Erin Tiernan was gutting it out at mile 25 of her first marathon on Monday.
The pre-race euphoria was gone, the endorphins long spent. Just trying to…finish. Then she heard a small voicing chirping “Mumma, run fast!” Two-year-old Griffin (aka “Finn”) Tiernan hopped up and down beside his dad, urging his mom on, a mile from the ING Hartford Marathon finish line.
Long distance runners will tell you that emotions are an important part of running successfully. Erin felt a complete emotional package on her 3-hour, 58-minute and 27-second journey on Monday.
“When I heard my son, that was the motivation I needed to finish the race,” Erin said on Tuesday. “It was amazing. I remember feeling invincible at mile 18 and thinking it wouldn’t be bad. There were runners to talk to. Then I hit a wall at mile 18 and a brick wall at mile 23. No more talking. I was not able to talk. At mile 24, I swore I’d never run another marathon.”
Then came a candy station and some sugar (a Snickers bar) at mile 24, providing enough energy to get to mile 25, where Finn and his dad were waiting for Mumma.
Erin finished among the top third of all runners in the race, 863rd out of 2,706.
Ms. Tiernan, co-owner of the Basics and Eastaway clothing stores in Oak Bluffs and a casual runner, was moved by the Boston Marathon tragedy in April to run 26 miles, 385 yards at the 20th edition of the ING Hartford (Conn.) marathon on Columbus Day.
“This was my first marathon, and people ask me ‘why would you want to do that to yourself?'” she said from her home before the race last week. “Well, watching the tragic events at the Boston Marathon inspired me to do this. I’ve been a casual runner for long time and I just wanted to be part of it in a positive way: to show solidarity, to be part of something that someone wanted to take away.”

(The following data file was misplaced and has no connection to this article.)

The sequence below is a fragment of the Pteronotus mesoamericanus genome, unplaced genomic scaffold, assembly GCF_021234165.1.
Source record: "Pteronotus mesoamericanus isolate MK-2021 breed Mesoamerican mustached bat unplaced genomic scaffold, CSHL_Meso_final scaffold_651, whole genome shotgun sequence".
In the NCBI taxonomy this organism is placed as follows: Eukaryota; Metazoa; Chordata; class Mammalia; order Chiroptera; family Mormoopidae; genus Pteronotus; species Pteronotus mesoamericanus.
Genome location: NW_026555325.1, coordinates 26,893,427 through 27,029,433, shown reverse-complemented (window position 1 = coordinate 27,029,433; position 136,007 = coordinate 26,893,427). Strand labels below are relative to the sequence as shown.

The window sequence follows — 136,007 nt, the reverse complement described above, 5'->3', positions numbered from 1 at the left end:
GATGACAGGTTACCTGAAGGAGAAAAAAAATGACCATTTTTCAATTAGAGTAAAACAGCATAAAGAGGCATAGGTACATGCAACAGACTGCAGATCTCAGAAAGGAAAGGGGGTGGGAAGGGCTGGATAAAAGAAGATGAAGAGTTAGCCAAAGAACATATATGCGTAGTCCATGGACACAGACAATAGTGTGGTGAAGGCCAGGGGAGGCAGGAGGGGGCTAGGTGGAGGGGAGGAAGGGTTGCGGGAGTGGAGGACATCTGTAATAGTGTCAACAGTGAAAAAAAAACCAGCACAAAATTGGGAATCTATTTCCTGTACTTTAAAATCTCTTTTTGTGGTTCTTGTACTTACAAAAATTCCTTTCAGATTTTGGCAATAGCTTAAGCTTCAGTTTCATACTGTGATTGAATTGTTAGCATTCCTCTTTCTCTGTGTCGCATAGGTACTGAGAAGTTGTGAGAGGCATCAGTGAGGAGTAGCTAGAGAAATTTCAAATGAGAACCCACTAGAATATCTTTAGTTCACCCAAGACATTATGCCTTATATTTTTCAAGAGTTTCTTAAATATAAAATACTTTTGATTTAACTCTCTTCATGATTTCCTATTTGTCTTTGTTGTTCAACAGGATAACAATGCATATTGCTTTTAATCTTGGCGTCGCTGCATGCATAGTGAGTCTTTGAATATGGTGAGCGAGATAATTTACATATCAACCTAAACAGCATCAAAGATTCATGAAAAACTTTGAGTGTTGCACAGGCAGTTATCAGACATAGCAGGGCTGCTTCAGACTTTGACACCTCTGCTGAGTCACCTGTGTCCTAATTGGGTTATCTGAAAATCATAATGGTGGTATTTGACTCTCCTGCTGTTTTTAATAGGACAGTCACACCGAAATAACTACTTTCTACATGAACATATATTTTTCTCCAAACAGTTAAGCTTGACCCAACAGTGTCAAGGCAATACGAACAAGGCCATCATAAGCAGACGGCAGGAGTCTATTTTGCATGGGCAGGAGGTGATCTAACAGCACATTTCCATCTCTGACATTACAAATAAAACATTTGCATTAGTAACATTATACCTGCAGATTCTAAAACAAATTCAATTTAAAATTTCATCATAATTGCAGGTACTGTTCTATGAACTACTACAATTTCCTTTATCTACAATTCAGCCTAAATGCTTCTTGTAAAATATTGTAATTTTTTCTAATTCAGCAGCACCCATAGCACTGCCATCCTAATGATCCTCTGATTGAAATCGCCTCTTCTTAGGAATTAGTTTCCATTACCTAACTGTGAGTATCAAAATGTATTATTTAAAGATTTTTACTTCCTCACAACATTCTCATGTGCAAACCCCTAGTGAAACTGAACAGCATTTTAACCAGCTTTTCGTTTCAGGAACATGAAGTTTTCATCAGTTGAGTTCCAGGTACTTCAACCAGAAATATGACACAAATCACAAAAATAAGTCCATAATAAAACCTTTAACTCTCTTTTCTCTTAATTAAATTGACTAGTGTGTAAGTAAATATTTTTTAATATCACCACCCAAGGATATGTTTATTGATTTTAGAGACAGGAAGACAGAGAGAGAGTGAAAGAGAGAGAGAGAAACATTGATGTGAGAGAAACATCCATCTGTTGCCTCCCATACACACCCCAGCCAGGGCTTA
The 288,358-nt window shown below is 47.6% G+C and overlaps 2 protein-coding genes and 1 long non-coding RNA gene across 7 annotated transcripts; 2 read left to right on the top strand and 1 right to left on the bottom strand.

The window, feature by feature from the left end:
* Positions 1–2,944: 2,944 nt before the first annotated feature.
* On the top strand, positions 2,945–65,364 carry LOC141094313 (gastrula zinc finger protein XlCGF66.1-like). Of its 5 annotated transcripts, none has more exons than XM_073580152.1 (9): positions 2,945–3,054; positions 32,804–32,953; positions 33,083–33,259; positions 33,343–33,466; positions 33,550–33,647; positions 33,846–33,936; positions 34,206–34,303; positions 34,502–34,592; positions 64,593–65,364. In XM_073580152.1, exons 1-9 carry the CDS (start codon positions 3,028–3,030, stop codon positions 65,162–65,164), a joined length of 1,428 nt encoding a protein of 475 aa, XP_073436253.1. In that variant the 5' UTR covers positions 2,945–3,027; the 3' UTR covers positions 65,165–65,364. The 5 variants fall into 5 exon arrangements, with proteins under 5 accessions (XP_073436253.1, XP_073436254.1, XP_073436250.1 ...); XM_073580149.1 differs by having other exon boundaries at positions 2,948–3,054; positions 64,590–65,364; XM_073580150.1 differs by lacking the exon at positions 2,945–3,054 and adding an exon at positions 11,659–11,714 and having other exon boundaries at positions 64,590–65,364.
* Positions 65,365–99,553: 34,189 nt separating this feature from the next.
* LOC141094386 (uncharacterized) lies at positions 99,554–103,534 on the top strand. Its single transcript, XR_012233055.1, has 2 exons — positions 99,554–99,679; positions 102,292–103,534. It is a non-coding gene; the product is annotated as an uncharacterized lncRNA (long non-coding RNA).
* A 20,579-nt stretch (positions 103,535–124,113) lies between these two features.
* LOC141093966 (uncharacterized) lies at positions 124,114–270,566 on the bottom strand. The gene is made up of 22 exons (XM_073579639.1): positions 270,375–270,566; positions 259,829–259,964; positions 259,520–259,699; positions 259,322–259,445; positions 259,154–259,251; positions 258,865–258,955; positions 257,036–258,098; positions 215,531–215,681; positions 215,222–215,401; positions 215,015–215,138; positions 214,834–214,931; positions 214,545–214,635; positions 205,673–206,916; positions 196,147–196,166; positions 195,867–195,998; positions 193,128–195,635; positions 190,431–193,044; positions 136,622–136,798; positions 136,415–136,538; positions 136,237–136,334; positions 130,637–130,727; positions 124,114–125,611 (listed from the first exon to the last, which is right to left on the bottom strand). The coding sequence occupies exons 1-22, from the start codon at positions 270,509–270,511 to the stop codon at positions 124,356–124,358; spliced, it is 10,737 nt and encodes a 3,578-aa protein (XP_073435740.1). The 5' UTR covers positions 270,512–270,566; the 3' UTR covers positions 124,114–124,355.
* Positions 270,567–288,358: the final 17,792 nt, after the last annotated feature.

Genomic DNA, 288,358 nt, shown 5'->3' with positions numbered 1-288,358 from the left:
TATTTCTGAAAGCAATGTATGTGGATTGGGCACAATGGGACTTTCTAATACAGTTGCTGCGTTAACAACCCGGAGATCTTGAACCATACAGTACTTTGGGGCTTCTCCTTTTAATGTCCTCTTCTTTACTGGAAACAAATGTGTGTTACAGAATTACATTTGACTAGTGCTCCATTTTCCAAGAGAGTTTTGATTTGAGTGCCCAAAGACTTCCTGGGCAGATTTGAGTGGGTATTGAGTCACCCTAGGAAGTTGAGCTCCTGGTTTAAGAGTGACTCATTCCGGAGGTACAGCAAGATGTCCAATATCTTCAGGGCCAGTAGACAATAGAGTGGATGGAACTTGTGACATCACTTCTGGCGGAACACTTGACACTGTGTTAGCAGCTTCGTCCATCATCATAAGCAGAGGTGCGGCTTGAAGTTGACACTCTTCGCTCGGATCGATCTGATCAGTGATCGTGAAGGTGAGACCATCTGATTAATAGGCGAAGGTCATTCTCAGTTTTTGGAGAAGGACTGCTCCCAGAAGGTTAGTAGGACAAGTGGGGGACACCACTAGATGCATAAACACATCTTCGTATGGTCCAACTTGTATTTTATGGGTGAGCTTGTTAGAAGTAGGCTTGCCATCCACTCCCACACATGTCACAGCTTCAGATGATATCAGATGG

Her Boston Marathon-inspired mission was underscored by race officials’ comments before the marathon start in Hartford. “They talked about running and the tragedy in Boston. A lot of people were in tears, including me,” she said.
“I totally didn’t think I wanted to do it,” she said, recalling her thoughts last spring. But, as it often happens in life, when the student is ready, the teacher appears. “Katie Brown is a good friend and an experienced marathoner and we have trained together since May. We run long runs twice a week and in between, I use a running schedule I got off the Internet,” she said.
“It’s getting easier,” she said. “In May, my starting long run was 7 miles, the longest I’d ever run. Now I can run 10 miles and it feels like nothing. Overall, I feel better. There are aches and pains but really, there is little pain. I run barefoot, in sneakers with no support: the way (humans) were supposed to run.”
Erin has run the Island Turkey Trot and the Falmouth Road Race and in July ran a half-marathon in Portland, Maine to prep for Hartford. “Initially I wanted to run the half-marathon in Portland and then prepare for the Boston Marathon next year, but I had the (half-marathon) distance by June so I decided to do Hartford,” she said.
Erin said the training process has taught her some life lessons. “I’ve learned how much I can push myself. That I can do more, that I don’t know what my limits are,” she said. “Yes, I did carbo-loading — pasta. It’s great. I’m eating like a 16-year old without gaining weight.
“I have always been weight-conscious. Exercise was always about being thin. Now, although I don’t have to worry about it, I understand that that’s not the point of exercise. It’s more about pushing myself and having goals, more of an inside job than an outside job.”
Talk about a Tiernan marathon-running dynasty may be a tad premature, but Erin’s husband, John, pointed out that Griffin completed a half-mile run with his dad at the Jabberwocky Camp 5K this summer.
Since we are wired to remember joy and pleasure and not to remember pain as vividly, it’s not surprising that Erin has more running plans.
“I need to run a 3:40 marathon to qualify for Boston in 2015 and I’m definitely going to run the Turkey Trot on the Island on Thanksgiving,” she said. “And you know, I’m sort of thinking I might run the Cape Cod marathon in two weeks.”